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Fighting Cultural Taboos to Provide Gender-Based Violence Services

Parwan, Afghanistan – “I remember being exhausted the first couple of months when I started my job at the Family Response Unit (FRU) in Parwan Province. My family asked me to quit the job”, says Waheeda Payenda, head of the FRU. “My parents were concerned but I knew it would change and that what I was doing was needed. And it did.”

 

Waheeda (27), determined to serve the survivors of Gender-Based Violence (GBV) as well as support and advocate for their rights, started her assignment as head of the FRU in September 2019. She knew it would be challenging work. However, her motivation and conviction to show the ability and capacity of women, allowed Waheeda to persevere and overcome the many challenges she faced at the onset. “I wanted to show that women can manage such tough assignments and make a difference.”

 

However, despite Waheeda’s commitment to her work, her daily engagement with GBV cases and exposure to seeing women in difficult situations who have been physically violated every day, has had its toll on Waheeda as she recognizes the systematic violence perpetrated against women. Luckily, women such as Waheeda are able to turn the challenges they see daily into their motivation to continue and Waheeda says, “I am where I am needed and want to be”.

 

 

Waheeda obtained her bachelor’s degree in Language and Literature from Parwan Higher Education Institute and began her career working with local media outlets. There, she first became exposed to the plight of many women in Afghanistan, and she knew that her calling was to support these women and girls. “During my work with media conducting of interviews, I learned that that local women are being violated regularly and that they are not able to receive enough support for justice”, she expressed. “Because the women didn’t know they have the right to complain against their perpetrators and seek justice they remained in the same situation.” This is what motivated Waheeda to seek work in the area of GBV service provision.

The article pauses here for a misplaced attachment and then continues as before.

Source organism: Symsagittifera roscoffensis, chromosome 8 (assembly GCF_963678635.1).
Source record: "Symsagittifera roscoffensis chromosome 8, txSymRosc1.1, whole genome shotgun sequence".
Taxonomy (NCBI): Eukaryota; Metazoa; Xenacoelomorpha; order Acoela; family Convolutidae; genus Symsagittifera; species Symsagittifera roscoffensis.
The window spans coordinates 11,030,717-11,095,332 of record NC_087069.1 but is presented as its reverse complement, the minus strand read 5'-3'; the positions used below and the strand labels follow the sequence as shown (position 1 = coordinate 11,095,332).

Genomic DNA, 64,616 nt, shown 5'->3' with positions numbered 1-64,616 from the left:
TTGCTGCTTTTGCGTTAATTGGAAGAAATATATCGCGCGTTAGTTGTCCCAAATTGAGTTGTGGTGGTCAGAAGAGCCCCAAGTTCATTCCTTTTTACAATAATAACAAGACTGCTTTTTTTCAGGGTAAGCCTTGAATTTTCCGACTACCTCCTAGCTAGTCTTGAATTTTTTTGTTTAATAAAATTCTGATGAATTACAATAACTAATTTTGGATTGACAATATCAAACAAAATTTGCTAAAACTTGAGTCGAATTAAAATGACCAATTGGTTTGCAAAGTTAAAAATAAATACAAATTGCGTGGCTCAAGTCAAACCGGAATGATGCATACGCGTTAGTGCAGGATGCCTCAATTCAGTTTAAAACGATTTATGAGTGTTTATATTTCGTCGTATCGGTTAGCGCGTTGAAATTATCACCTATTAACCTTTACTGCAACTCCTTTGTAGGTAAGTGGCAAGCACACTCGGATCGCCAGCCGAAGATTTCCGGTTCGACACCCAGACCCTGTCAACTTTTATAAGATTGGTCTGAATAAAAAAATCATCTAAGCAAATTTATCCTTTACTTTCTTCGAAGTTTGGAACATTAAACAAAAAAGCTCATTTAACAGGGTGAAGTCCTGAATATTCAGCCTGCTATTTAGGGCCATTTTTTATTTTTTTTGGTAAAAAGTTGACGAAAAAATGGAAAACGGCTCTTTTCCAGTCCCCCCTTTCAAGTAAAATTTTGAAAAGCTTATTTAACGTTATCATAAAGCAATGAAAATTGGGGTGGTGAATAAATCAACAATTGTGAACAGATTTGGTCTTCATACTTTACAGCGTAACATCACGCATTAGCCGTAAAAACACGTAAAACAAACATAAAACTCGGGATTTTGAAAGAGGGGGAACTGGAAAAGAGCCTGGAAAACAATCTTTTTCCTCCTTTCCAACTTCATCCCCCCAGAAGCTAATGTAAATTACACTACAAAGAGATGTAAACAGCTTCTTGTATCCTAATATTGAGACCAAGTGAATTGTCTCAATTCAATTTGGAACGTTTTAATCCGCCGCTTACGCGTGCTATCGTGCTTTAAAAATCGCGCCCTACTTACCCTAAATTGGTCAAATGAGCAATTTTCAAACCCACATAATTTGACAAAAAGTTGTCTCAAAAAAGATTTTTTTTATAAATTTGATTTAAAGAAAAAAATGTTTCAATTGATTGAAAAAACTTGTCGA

Waheeda describes how one of the most difficult careers for Afghan women is working within the security departments. “All security departments in this country are like military basis and surrounded by defensive walls and guarded by armed men.” Like many other Afghan women, in the first weeks of her assignment at the FRU, Waheeda was also worried about entering the compound where her offices were located. It was not only the threat of attacks against the compound, but also, simply, being a woman in that heavily male dominated setting. “Even my close friends were telling me it’s not good for a young lady to work with the security forces,” she remembers. “But I told them that I need to be there to support women and girls; and I’m committed to provide as much support as I can.”

 

Waheeda’s family learned of the importance of her work a few months after she joined the FRU as she was explaining the impact her work was having; and now they’re happy with her work. Despite traditional myths and challenges that still exist in their community, the family supports Waheeda to serve the survivors of GBV.

 

Counselling and mediation is an important part of Waheeda’s routine work. She discusses the situations with the victims and tries to create a peaceful and friendly environment for both the victims and their family members. “Communication and understanding is very important for the families and I explain and motivate the families to respect, listen, and understand each other.” She further elaborated, “the separation of a wife and husband is not the solution for ending GBV. Communication and understanding each other is the most important part of family life”.

 

Waheeda is now happy that in addition to her daily support to the women and girls, she has gained knowledge regarding GBV prevention and ending violence against women. She’s eager to use her ability to support GBV survivors more effectively.

 

“I hope we’re able to extend our support to those women and girls who live in rural areas and don’t have access to the cities for legal support. We need to raise awareness and reach those who live in the remote and hard to reach areas”, she expressed. “I am doing my part, but it will take more dedicated women to achieve a peaceful world for women.”